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Stress Management Challenge Day 11 – Journal

🎯 Today’s Mission:

To successfully complete today’s mission:

  • Spend 10 mins journalling. (If you do not have a journal or notepad then just use some blank paper)
  • Feel free to continue for longer if the words are flowing.
  • [OPTIONAL] Share your experience with us, in the Stress Management Support Group
  • Complete the form at the bottom of the page when done.

💡 More Info:

✒️  Manage stress the “write” way with a journal.  

If you’re like most people, you’ve learned to bottle up “unacceptable” emotions, such as anger, fear, frustration, and grief. Sometimes, of course, the cap slips off. Then these emotions spill forth at high intensity, although not necessarily in the right direction. One safe way to decant any emotions—even the most hurtful, terrifying, or sad feelings—is journal writing.

A blank sheet of paper and a pen, or a blank document on your computer, can offer enormous release and, possibly, insight into hidden conflicts that are often a source of stress. 

But journalling is not only about processing your tough emotions. It is equally about celebrating the good things in your life, having gratitude, acknowledging your thoughts, being creative, hopeful and planning your dream life. It is also a reflection of your life experiences.

There are many suggestions out there on how to journal and what to write about. However, the beauty of journal writing is you can do it in your own way. This means that you can really make it your own creative and life enhancing practice.

Living in a digital world full of distractions we often do not take the time and space to be with our thoughts and emotions. The process of journalling forces us to spend valuable time in our heads and hearts. It is a real gift you can give yourself as a part of your self-care routine.

✍️ Benefits

The focus of this 21-Day Challenge is Stress Management. Journalling not only benefits emotional issues but may also improve physical health. Psychologist James W. Pennebaker who conducted studies in this area theorised that confiding bottled-up feelings relieves stress that otherwise would ratchet up blood pressure, heart rate, and muscle tension.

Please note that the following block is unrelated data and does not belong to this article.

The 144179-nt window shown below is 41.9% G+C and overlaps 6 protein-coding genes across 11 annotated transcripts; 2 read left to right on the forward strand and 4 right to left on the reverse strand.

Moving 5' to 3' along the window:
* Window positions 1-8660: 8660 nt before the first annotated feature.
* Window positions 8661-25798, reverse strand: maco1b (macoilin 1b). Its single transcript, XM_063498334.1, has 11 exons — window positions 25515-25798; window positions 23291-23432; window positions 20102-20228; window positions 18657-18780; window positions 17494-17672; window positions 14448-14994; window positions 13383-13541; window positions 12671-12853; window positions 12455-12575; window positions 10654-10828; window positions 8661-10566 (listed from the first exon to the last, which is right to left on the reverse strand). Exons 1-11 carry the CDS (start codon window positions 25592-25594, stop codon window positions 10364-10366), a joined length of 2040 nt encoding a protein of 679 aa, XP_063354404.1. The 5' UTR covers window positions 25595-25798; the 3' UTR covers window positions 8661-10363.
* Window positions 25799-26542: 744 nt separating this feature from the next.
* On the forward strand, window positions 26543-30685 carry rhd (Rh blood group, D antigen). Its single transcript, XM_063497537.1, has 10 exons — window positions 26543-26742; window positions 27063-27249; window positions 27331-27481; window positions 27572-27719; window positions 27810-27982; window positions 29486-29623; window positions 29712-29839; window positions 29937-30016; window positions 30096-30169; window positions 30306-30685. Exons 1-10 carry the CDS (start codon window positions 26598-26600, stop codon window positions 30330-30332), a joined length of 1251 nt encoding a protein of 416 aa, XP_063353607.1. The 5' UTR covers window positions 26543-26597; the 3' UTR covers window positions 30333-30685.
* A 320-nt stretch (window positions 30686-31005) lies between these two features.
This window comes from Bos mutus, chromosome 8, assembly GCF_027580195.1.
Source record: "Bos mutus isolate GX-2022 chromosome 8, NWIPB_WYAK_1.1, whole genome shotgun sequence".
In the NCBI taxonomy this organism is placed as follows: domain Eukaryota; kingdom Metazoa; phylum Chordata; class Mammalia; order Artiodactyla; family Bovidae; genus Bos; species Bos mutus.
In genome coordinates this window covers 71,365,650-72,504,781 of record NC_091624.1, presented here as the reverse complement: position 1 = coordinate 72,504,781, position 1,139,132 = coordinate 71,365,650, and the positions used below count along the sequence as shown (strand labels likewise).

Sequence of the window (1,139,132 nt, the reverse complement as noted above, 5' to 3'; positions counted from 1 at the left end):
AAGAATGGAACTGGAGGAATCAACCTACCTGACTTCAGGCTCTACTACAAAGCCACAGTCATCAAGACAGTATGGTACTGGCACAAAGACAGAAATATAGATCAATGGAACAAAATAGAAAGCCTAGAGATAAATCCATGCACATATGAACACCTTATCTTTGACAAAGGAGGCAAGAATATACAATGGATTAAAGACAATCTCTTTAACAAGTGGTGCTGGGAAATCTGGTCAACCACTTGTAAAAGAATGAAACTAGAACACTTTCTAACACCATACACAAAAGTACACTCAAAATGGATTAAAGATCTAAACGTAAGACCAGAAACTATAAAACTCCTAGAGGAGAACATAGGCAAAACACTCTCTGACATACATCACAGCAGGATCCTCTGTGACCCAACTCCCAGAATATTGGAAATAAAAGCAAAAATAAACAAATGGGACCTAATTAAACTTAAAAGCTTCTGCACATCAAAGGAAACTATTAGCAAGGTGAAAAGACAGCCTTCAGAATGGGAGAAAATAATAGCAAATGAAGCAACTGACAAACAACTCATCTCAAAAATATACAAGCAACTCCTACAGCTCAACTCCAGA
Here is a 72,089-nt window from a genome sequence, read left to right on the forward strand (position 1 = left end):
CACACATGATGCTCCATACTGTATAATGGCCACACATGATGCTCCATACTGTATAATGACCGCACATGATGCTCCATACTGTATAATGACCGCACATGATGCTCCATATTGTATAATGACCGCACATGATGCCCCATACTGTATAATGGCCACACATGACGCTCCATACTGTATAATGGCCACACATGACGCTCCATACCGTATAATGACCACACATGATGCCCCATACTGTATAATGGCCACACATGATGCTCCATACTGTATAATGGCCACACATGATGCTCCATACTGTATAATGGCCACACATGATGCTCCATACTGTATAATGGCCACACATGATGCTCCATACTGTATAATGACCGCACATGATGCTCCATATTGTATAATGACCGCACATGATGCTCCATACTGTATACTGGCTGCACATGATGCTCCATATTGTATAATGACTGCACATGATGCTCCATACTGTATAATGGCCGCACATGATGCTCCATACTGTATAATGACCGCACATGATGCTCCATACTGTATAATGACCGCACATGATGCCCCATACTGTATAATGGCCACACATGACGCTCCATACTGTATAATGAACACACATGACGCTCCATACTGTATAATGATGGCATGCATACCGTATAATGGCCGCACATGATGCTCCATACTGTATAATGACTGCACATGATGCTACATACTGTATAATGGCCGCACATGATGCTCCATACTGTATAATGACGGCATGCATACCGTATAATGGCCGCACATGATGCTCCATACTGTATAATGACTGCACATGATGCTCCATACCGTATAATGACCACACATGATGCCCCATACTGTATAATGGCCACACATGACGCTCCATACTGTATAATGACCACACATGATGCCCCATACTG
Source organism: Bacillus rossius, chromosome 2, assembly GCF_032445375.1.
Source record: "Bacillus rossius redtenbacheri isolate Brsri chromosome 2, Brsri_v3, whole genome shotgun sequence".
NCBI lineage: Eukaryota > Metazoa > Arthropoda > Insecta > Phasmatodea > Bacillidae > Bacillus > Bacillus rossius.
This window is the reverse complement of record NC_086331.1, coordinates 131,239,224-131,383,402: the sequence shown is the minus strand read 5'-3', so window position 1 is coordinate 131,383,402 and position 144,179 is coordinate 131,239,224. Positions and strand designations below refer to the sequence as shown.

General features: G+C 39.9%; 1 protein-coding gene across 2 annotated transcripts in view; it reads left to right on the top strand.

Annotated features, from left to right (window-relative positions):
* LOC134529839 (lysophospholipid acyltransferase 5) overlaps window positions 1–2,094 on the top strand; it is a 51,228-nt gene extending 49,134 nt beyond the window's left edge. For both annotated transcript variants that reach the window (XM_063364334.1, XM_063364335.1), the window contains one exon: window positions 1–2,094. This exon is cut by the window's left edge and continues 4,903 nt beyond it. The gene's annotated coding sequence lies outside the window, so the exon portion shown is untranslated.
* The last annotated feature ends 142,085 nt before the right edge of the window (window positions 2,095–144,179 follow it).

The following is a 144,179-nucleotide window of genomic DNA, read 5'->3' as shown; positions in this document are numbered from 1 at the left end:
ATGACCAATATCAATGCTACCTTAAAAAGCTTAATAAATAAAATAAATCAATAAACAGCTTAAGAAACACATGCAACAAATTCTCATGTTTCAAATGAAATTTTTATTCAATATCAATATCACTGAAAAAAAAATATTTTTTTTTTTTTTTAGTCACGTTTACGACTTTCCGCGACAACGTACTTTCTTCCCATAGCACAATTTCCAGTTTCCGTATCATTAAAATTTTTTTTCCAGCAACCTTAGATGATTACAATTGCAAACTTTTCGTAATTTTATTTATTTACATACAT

There are tons of mental health benefits to keeping a regular journaling practice. Here are 9:

  1. It gives you a chance to get all of your emotions out on paper, reducing your stress and releasing tension;
  2. It facilitates learning by creating a record of the lessons and key ideas you have discovered and helps you remember them more effectively;
  3. It boosts your overall sense of gratitude and your sensitivity to all that you have to be grateful for;
  4. It offers you a daily opportunity to recover from the daily stressors and leave the unimportant stuff behind;
  5. It promotes and enhances your creativity;
  6. It propels you toward your goals, helping you bring your vision to life;
  7. It can help you identify things that would otherwise go unnoticed, such as patterns in your thinking, the influences behind your feelings and behaviour, and any incongruences in your life;
  8. It makes you a better writer and helps you discover your “voice;”
  9. It leaves a written record of your experiences, which can be helpful today and extremely precious years into the future.

🤦 “But… I’m a lousy writer!”

“I don’t have time to write a journal!”
“I don’t know what to write about!”
“How do I get started?
“I’m a lousy writer!”

Thanks to the Center for Journal Therapy for this simple method to assist you. Just try these five easy steps. You’ll be writing!

W – What do you want to write about? What’s going on? How do you feel? What are you thinking about? What do you want? Name it.

R – Review or reflect on it. Close your eyes. Take three deep breaths. Focus. You can start with “I feel…” or “I want…” or “I think…” or “Today….” or “Right now…” or “In this moment…”

I –  Investigate your thoughts and feelings. Start writing and keep writing. Follow the pen/keyboard. If you get stuck or run out of juice, close your eyes and re-center yourself. Re-read what you’ve already written and continue writing.

T – Time yourself. Write for 5,10,15 or 20 minutes. Write the start time and the projected end time at the top of the page. If you have an alarm/timer on your cell phone, set it.

E – Exit smart by re-reading what you’ve written and reflecting on it in a sentence or two: “As I read this, I notice—” or “I’m aware of—” or “I feel—”. Note any action steps to take.

In summary….it’s easy to W.R.I.T.E. !


W hat topic?
R eview/reflect
I nvestigate
T ime yourself
E xit smart

Still lacking inspiration?

You can write about your day including your thoughts, feelings, problems, challenges, upsets, joys, successes and dreams.  You can write about anything you want to write about. For example, here are some journaling prompts to help you get started: